With this method, the specific limits of guided radar are greatly extended. Plastic granules or powders with very low reflectivity (small dielectric constant) can be measured without restrictions. One example is PE or PP powder. Thanks to its probe end tracking function, Vegaflex 82 can take the initiative to continue the measurement.

This method is also applied when the medium is fluidized with compressed air, which generally takes place in the conical part of a silo. Due to the injection of air, the dielectric constant of the medium is considerably reduced. Standard instruments often simply drop out in these conditions and report that the container is empty. Other methods, such as ultrasonic measurement, also fail in this application due to the huge amounts of dust generated.

Vegaflex 82 acts quite differently, because it has the ability to determine the dielectric constant at all times. If the instrument loses the level signal in this area of the silo, it automatically switches to the indirect mode and measures the level down to the end of the probe.

Additional Moisture Meter May Not Be Required

Since the dielectric constant is continuously detected, it can also be transmitted as an additional measurement and processed in the control system. This can be particularly useful as the dielectric constant is related to the moisture content of the bulk material, which allows the moisture content to be measured continuously as well. Normally, a separate moisture meter is used for this, but such devices can only measure at certain points. In contrast, Vegaflex 82 monitors the dielectric constant over the whole measuring range and is able to indicate an average moisture content and detect even extremely small traces of moisture. This means an additional moisture meter may not be required.

Another unique feature is the automatic length determination. Accurate knowledge of the probe length is essential for all TDR sensors. This is also true for Vegaflex 82. In practice, almost all probes are ordered longer, because the exact length can only be determined at the installation site. Once the instrument is installed, the technician often shortens the probe to the right length directly on the spot. The probe length then has to be measured again. Many users find this very inconvenient. The new Vegaflex 82 determines the length of the probe automatically and thereby accelerates the setup procedure immensely.

Learn on the next page how Vegaflex 82 always makes the correct echo decision.

Detecting Echo Movement

The intelligent algorithms also play a part in the higher reliability of the signal processing. To put it more graphically: previously, during signal detection and analysis, the largest echo usually won out. But such echoes might be caused by struts in the container or product buildup. Vegaflex 82 works differently, it creates an echo profile from the moment it starts operating.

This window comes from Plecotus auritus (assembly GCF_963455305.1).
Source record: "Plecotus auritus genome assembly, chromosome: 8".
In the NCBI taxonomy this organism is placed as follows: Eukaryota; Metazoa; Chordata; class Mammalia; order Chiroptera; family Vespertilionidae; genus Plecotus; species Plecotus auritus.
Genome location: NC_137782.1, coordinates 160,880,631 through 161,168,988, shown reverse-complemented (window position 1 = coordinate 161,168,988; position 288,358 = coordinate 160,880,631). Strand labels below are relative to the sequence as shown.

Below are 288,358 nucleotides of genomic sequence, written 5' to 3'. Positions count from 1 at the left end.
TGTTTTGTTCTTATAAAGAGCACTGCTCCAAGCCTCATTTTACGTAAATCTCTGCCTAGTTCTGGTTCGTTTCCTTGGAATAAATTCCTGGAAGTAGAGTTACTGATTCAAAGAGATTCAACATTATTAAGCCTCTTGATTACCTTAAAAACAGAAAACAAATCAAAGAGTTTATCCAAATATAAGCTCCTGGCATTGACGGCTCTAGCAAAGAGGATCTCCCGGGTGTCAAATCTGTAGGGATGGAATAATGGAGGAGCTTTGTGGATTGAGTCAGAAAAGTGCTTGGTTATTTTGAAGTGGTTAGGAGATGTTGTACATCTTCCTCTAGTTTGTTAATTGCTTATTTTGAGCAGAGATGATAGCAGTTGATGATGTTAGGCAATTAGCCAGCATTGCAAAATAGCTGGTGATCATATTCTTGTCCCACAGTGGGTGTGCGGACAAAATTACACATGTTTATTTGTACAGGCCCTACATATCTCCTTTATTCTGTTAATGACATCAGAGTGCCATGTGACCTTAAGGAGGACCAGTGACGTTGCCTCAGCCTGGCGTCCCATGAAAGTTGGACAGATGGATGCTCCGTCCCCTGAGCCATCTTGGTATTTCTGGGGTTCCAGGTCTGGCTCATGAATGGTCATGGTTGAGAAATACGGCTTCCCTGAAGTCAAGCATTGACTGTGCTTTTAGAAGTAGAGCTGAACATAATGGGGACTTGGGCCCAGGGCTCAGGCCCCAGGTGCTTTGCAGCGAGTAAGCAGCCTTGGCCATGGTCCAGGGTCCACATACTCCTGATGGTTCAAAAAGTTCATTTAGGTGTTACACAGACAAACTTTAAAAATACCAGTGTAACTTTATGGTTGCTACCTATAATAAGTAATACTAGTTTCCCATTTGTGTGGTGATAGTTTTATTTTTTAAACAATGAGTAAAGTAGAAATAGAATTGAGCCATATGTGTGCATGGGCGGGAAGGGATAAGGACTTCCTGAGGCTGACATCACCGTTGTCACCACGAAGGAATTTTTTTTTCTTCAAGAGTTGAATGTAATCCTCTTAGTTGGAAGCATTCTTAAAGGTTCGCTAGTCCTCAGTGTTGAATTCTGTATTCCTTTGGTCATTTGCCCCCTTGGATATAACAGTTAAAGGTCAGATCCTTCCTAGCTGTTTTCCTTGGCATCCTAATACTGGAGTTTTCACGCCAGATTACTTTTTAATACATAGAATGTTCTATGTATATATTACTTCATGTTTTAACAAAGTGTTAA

It then uses this history to analyse and make the correct echo decision. It rates moving echoes higher than static signals that always occur in the same place. For the sensor, a moving signal that fits the echo history is much more likely to be the level echo than other signals. Intelligent motion detection thus effectively increases measurement reliability, resulting in continuous and maintenance-free operation.

High precision is also required for troubleshooting. The more accurate the information available to the technician or maintenance personnel is, the faster the instrument can be up and running and the plant operating at optimum level again. Many asset management functions, whether for preventive maintenance or immediate corrective action, have been implemented in the new series.

These are for example; the status messages according to NE 107 or VDI/VDE 2650, the plaintext display of device status, the documentation in the integrated event memory with real-time stamp, as well as the indication of measurement certainty and electronics temperature. All events, whether malfunctions or status and parameter changes, are logged in the sensor. Within seconds, the entire instrument history with real-time stamp is available to the technician for fast and reliable diagnosis. Malfunctions can thus be remedied quickly and the process brought back to normal operation in record time.

Conclusion

Thanks to intelligent algorithms and software, Vegaflex 82 scores highly in applications where measurement was previously very difficult, such as plastics with low dielectric constant. But even in standard applications, the new generation of level and interface transmitters delivers a convincing performance due to its simplicity, menu-driven setup and reliable data acquisition.

* The author is Product Manager at Vega Grieshaber KG, Schiltach.